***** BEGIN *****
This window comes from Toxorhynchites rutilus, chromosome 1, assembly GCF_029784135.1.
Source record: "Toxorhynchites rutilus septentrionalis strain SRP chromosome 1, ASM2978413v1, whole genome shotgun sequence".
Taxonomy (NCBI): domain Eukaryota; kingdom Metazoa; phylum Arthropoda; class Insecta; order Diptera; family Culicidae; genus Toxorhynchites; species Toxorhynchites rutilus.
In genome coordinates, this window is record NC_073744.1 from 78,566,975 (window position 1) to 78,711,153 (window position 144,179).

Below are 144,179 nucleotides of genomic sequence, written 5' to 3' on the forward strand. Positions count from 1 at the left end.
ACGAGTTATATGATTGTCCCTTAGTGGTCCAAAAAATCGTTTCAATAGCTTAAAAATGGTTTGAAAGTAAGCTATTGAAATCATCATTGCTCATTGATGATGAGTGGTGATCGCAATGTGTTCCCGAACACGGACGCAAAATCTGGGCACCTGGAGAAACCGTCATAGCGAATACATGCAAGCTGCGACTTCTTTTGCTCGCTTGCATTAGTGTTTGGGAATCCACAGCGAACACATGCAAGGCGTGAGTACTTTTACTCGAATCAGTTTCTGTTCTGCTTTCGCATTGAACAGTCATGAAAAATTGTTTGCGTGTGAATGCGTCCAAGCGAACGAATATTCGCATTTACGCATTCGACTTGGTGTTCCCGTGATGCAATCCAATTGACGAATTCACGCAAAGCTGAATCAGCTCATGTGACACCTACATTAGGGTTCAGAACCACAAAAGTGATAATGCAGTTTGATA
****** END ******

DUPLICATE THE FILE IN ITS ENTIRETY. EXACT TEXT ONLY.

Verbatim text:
This window comes from Toxorhynchites rutilus, chromosome 1, assembly GCF_029784135.1.
Source record: "Toxorhynchites rutilus septentrionalis strain SRP chromosome 1, ASM2978413v1, whole genome shotgun sequence".
Taxonomy (NCBI): domain Eukaryota; kingdom Metazoa; phylum Arthropoda; class Insecta; order Diptera; family Culicidae; genus Toxorhynchites; species Toxorhynchites rutilus.
In genome coordinates, this window is record NC_073744.1 from 78,566,975 (window position 1) to 78,711,153 (window position 144,179).

Below are 144,179 nucleotides of genomic sequence, written 5' to 3' on the forward strand. Positions count from 1 at the left end.
ACGAGTTATATGATTGTCCCTTAGTGGTCCAAAAAATCGTTTCAATAGCTTAAAAATGGTTTGAAAGTAAGCTATTGAAATCATCATTGCTCATTGATGATGAGTGGTGATCGCAATGTGTTCCCGAACACGGACGCAAAATCTGGGCACCTGGAGAAACCGTCATAGCGAATACATGCAAGCTGCGACTTCTTTTGCTCGCTTGCATTAGTGTTTGGGAATCCACAGCGAACACATGCAAGGCGTGAGTACTTTTACTCGAATCAGTTTCTGTTCTGCTTTCGCATTGAACAGTCATGAAAAATTGTTTGCGTGTGAATGCGTCCAAGCGAACGAATATTCGCATTTACGCATTCGACTTGGTGTTCCCGTGATGCAATCCAATTGACGAATTCACGCAAAGCTGAATCAGCTCATGTGACACCTACATTAGGGTTCAGAACCACAAAAGTGATAATGCAGTTTGATA